Liquid Funds have been around for a long time. The first Liquid Fund, as per Value Research, was launched in 1997. Today, almost all mutual funds have a Liquid Fund.
Liquid Funds have also come a long way in terms of the market risks that it can take. I have heard of instances of longer tenor bonds being part of Liquid Fund portfolio in the early 2000 till SEBI in its steadfast investor protection introduced maturity restrictions in Liquid Fund portfolios.
Post the 2008 global financial crisis and with the RBI having to offer a Liquidity Window for Mutual Funds to meet redemption, SEBI tightened the norms further by eventually mandating that Liquid Funds can only invest in instruments which are 91 days or less in maturity. This took away any ambiguity on the extent of market risks that investors would bear in a liquid fund.
Liquid Funds now almost came at par with short term fixed deposits in terms of its return profile. This greatly benefited marketing and positioning of Liquid Funds over bank deposits.
SEBI recently also introduced standardized fund categories by using maturity bands to demarcate Debt Fund categories. Liquid Funds, in the new definition, are funds which have investment in Debt and Money Market Securities with maturity of up to 91 days only. This continues the earlier practice of ensuring that Liquid Funds carry low interest rates risks, but this still does not account for the credit risks (risk of default of interest and principal) that a Liquid Fund can take.
The investment objective of a Liquid Fund is to keep our investment safe and liquid and try and achieve better returns than bank deposits. This is how a Liquid Fund is positioned and marketed to investors. Liquid Funds offer T+1 liquidity, as also instantaneous redemption upto Rs. 50,000.
Thus, Liquid Fund portfolios should have very high liquidity, minimum volatility and near zero chance of capital loss. Liquid Funds should thus prioritize safety and liquidity over returns. But most Liquid Funds of today are prioritizing returns over safety and liquidity. The recent cases of defaults reported in Liquid Funds are a fall out of this aspect of chasing returns over safety.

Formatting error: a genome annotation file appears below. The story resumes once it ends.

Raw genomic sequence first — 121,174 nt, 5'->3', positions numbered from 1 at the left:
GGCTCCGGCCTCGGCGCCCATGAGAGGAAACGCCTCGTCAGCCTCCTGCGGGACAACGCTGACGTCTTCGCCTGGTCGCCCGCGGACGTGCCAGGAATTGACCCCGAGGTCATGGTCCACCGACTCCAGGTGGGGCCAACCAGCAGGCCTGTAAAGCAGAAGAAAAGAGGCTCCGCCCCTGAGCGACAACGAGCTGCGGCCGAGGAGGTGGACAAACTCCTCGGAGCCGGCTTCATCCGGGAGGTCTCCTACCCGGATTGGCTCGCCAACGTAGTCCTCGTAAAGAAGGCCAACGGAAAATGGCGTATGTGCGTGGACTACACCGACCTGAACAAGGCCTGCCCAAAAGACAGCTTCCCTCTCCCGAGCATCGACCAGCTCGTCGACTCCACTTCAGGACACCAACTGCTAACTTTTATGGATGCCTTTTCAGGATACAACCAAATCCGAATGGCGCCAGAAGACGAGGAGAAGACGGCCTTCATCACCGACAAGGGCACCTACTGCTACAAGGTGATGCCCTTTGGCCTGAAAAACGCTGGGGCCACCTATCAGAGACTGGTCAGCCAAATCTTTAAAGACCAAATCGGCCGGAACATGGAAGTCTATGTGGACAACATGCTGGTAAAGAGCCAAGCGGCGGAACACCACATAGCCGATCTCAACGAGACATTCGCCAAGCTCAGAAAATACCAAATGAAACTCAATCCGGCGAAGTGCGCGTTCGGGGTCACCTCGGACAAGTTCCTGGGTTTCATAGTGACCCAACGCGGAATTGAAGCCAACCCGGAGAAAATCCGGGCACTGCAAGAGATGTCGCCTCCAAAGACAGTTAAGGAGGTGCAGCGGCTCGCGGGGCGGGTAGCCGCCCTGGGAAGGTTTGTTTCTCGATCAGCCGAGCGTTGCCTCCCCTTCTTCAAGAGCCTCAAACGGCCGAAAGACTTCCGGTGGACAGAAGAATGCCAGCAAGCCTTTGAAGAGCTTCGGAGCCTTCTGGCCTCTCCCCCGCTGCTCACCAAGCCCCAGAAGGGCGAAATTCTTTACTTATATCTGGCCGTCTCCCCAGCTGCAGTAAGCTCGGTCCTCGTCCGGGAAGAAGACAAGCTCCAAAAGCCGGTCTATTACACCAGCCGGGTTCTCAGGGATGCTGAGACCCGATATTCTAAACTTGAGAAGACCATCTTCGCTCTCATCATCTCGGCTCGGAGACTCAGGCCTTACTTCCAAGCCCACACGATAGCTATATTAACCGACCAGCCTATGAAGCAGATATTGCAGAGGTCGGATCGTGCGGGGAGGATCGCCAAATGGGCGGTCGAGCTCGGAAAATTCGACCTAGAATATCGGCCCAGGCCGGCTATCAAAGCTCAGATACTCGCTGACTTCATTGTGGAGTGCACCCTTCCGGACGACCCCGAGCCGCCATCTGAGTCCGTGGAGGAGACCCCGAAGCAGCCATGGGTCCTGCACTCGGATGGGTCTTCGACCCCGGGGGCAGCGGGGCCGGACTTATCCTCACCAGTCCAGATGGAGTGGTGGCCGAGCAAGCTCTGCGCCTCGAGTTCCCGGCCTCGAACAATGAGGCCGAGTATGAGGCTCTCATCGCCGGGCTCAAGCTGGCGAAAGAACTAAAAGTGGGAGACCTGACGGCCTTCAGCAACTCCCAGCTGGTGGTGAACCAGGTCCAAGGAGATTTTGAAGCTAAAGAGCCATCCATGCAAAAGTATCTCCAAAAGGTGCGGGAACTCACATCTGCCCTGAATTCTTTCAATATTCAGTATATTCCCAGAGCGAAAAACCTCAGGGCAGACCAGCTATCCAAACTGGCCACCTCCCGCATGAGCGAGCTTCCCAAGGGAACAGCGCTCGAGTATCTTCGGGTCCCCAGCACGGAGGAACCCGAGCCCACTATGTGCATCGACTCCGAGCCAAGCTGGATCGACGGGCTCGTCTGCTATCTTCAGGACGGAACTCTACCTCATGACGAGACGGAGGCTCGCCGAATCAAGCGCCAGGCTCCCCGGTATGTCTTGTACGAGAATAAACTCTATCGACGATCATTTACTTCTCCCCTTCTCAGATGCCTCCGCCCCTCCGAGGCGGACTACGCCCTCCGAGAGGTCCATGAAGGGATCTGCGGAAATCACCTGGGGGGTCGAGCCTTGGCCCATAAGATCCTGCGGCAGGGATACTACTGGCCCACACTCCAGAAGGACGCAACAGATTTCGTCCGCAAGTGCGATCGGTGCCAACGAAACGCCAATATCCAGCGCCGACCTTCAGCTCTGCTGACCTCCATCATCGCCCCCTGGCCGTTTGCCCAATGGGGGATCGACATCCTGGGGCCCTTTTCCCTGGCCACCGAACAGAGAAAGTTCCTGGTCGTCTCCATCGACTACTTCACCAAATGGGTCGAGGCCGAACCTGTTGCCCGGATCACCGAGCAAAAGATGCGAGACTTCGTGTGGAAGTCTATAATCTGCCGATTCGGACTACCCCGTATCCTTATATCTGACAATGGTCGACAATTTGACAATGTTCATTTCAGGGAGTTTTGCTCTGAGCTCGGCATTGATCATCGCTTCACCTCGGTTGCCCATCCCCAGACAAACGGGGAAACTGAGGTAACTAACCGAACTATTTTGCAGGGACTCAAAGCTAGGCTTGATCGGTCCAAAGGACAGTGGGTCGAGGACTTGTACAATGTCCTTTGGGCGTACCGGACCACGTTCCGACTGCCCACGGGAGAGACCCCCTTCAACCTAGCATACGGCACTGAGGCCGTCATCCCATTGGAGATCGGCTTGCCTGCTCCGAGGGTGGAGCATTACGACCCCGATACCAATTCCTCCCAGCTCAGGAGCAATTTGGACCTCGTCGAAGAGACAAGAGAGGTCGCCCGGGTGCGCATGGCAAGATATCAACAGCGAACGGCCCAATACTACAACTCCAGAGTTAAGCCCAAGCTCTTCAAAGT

As per data from AceMF, today, an average Liquid Fund holds around 60% of its assets in instruments issued by Private Sector. A good share of that is invested in private corporate which are not AAA rated. About a third of the assets are invested in instruments issued by NBFCs (Non Banking Financial Corporations). The Liquidity and the Credit quality of these instruments may not be commensurate to the liquidity and safety objectives of a Liquid Fund, thus compromising on the very objective of liquid fund.
Retail Investors invest their short term cash surplus in Liquid Funds to earn more than bank deposits. Financial Planners advise Equity investors to park their lump sum money into Liquid Funds so as to be able to switch/transfer their allocations to the equity fund at regular intervals. Equity Mutual Funds, PMS Managers park their cash holdings in Liquid Funds waiting for an opportune time to buy Equities. Most of them may not be aware and/or not prepared to see a capital loss in their liquid fund investments.
So, before investments in the liquid fund, it is very essential to scrutinise the investment portfolio of that liquid fund scheme and see how much credit risk forms part of the portfolio. We prefer Liquid Funds which do not take credit risks. For safety and liquidity, look for those liquid funds which invest only in Government Securities, Treasury Bills and AAA rated instruments issued by Public Sector Undertakings (PSUs).
Source : Quantum Mutual Fund